By Alyssa Jaffer
Information technology expert Nicholas Carr reveals how the rapidly developing technology around us encourages fragmented, scattered thinking. In short, our superficial thinking amounts to superficial relationships.
Carr first experimented with information technology when he worked as a writer at a management consulting firm Oliver Wyman (then called Mercer Management) in the mid '80s. There, he learned about computers and economics. He describes how he fell in love with his first computer, a 1985 Mac Plus, and became and became fascinated with the concept of information technology.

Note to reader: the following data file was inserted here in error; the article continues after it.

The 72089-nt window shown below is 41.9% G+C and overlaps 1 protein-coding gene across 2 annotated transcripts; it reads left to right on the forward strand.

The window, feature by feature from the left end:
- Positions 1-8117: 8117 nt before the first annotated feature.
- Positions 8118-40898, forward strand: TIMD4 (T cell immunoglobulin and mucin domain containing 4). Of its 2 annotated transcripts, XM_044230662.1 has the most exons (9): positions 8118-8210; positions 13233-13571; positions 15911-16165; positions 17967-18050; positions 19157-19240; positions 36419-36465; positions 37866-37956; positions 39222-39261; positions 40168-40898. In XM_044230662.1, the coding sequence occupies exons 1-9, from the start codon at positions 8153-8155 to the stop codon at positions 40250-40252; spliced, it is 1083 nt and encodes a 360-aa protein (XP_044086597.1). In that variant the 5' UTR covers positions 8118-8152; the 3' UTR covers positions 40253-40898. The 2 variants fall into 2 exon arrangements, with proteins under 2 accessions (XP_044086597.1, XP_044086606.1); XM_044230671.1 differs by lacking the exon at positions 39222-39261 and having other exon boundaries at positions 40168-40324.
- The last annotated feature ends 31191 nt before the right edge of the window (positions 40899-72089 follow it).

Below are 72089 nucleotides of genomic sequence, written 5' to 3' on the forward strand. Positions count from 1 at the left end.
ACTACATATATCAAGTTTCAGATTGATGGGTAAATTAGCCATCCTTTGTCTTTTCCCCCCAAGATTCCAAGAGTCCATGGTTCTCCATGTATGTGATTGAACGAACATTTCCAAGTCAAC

At the time of the dot-com boom, about a decade later, Carr worked as an editor at Harvard Business Review, where he wrote articles about the effect of the Internet on business and its economical impact. His 2003 article, "IT Doesn't Matter" spurred more than a book deal, it shifted Carr's interest. He became more invested in discovering the social and cultural implications of social media and Internet -- particularly how technology is changing our perceptions of the world and the way we think.
And what he found will surprise you.More »